in the translation of the MAALAN AARUM

3.1 Mound Land
When the waves were calm
in the land they left,
the decent people
lived together there
in strong hollow houses
with thick roofs
3.2 Freezing

They lived where it snowed.
They lived where it stormed.
They lived where it was always winter.

3.3 Dream

While still in their cold land
They remembered longingly
the mild weather,
the many deer,
and also foxes

3.4 Split

The poor, lonely, but tough men
became hunters and
left those living
in strong houses.

3.5 Mighty Hunters

Separated from home
like breasts on the same body
the hunters became tougher
extremely good and
they reached for the sky.

3.6 Explored All

The hunters camped
in the north, east,
south and west.

3.7 Mound Man

The man, who ruled
in that old, northern land
that they all left,
was baptized to be pure.

Maalan Aarum Algonquin Old Norse

lumow aki
lowan aki
tulpen aki
el ow aki

wulamo aki
lowan aki
tou a ppu aki
ei-ow aki

framan akr
raa-andi akr
dau fr by akr
eiga aki
duufa buui
hreina buui

Arrow   Arrow
In that ancient county
In that northern country
In that turtle country
The best of the Lenapi
were Turtle men
?no recorded sounds?
left pointing arrow
original English
right pointing arrow
of Old Norse
earlier ground (land)
freezing ground
deserted (solitude) ground
he had (the) ground (land)
(who) is immersed (in water)(to) be pure

(All references are to Sherwin’s eight volumes of the Viking and the Red Man)

Original English In that ancient county  
Recorded sounds lumow   aki  
Algonquin words wulamo   aki v. 6 p. 56 & v. 1. p. 8
Old Norse framan   akr  
Norse/English earlier ground (land)  
Original English In that northern country  
Recorded sounds lowan   aki  
Algonquin words lowan   aki v. 6 p. 56 & v. 1 p. 8
Old Norse raa-andi akr  
Norse/English freezing ground  
Original English In that turtle country  
Recorded sounds tul    pen   aki  
Algonquin words tou a   ppu  aki v. 3 p.127 & v. 1 p. 8
Old Norse dau fr   by   akr  
Norse/English deserted (solitude) ground  
Original English The best of the Lenapi  
Recorded sounds el ow aki  
Algonquin words ei-ow aki v. 1 p. 45 & p. 8
Old Norse eiga aki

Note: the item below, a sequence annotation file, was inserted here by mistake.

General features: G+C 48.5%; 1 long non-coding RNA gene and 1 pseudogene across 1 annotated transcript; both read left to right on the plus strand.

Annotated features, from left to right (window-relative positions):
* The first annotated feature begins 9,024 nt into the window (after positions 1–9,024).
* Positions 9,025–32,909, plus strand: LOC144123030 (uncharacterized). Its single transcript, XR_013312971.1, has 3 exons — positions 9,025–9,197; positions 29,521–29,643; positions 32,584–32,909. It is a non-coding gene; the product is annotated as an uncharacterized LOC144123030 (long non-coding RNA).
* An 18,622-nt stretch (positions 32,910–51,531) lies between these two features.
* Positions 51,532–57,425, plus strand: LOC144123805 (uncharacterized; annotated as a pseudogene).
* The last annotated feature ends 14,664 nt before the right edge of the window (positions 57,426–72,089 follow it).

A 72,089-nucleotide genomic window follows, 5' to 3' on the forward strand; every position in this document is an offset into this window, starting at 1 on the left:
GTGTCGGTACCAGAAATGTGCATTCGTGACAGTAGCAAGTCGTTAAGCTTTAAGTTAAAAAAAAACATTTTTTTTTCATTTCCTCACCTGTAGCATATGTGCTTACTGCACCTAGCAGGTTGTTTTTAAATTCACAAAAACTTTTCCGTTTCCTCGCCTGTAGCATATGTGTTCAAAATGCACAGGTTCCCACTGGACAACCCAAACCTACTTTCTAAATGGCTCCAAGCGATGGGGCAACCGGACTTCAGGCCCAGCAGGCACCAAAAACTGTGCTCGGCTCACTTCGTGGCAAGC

Norse/English he had (the) ground (land)  
Original English were Turtle men  
Recorded sounds tu la piwi  
Algonquin words tauoh pewi v. 3 p. 127
Old Norse duufa buui 1*
Norse/English (who) is immersed (in water)  
Original English ?no recorded sounds? 2*
Recorded sounds linapiwi  
Algonquin words linapiwi v. 1 p. 169
Old Norse Hreina buui  
Norse/English (to) be pure  
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1*This phrase, “to immerse in water” may have been difficult for the Recorder to understand, so the Historian may have tried to convey the meaning by gestures, such as plunging a hand into water.

If something similar to “immerse in water” was originally recorded, Rafinesque’s focus on “turtles” may have been strengthened. So he may have replaced the phrase with “turtle men.”

2* Why was this phrase omitted in the WO English translation? One reason might be that the Recorder and Rafinesque apparently did not know “linapiwi” had a meaning other than the name of the Lenape tribe.
General Comments

Rafinesque’s focus on turtles and the lack of knowledge about the meaning of “linapiwi” caused him to miss a key element in the Walam Olum story. The man (men) who had the land in the earlier country was (were) immersed in water to be pure. This description strongly implies that a Christian man (men) possessed the land.

Rafinesque probably did not even consider the possibility that the Indians may have migrated from a Christian land. His thinking reflected the national mindset of the early 1800’s. Americans, who were promoting “Manifest Destiny,” may not have been willing to consider a hypothesis that implied the people being shoved aside were descendents of Christians.

If Rafinesque could have published the correct concept of this verse of the Walam Olum sooner, the outcome of Indian/American relationships may have been improved. The harsh effects of those relationships still persist in America. Hopefully, a better understanding of the Walam Olum can still moderate the harsh effects.

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3.8 Soccers
The discouraged people
were worried about
worn out land
they had to abandon.
The priest said,
"We decent people
should go somewhere else."

3.9 Akomen
The common people
in the east stole away
the brothers
abandoned all
with great discouragement
and again discouragement

3.10 Driven

In a short while
the weeping, weak, dirty.
needy (people from)
the burnt land
saved themselves and
rested on the other side
3.11 Free Men
After moving down
from the snowy land
and discreetly leaving
the cousins separated
through out all the land
3.12 Open Water

Where there was little
pack ice in heaped ice
with a lot of snow drifts,
the white geese ruled
and the white bear ruled

3.13 Rich Father
Floating up the streams
in their canoes,
our fathers were rich.
They were in the light
when they were at these Islands.

"Head Beaver and Big Bird
said 'Let us go to Akomen'"

3.15 All Will Go

All say they will go along,
All who are free to go.

3.16North East

Those of the north agreed.
Those of the east agreed.
Over the waters
Over the frozen sea
They went to enjoy it

3.17 Stone hard

On the wonderful slippery water,
On the stone hard water, all went
On the great tidal sea,
Over the [puckered pack ice]

3.18 Big Mob

[I tell you it was a big mob]
In the darkness,
all in one darkness
To Akomen, to the [west],
In the darkness
They walk and walk,
all of them

3.19 men

The men from the north,
the east, the south,
The eagle clan, the beaver clan
the wolf clan,
The best men, the rich men,
the head men
Those with wives,
Those with daughters,
Those with dogs

3.20 They All Come

They all come.
They tarry at the land
Of the spruce pines,
Those from the east
Some with hesitation.
Esteeming highly their
Old home at the mound land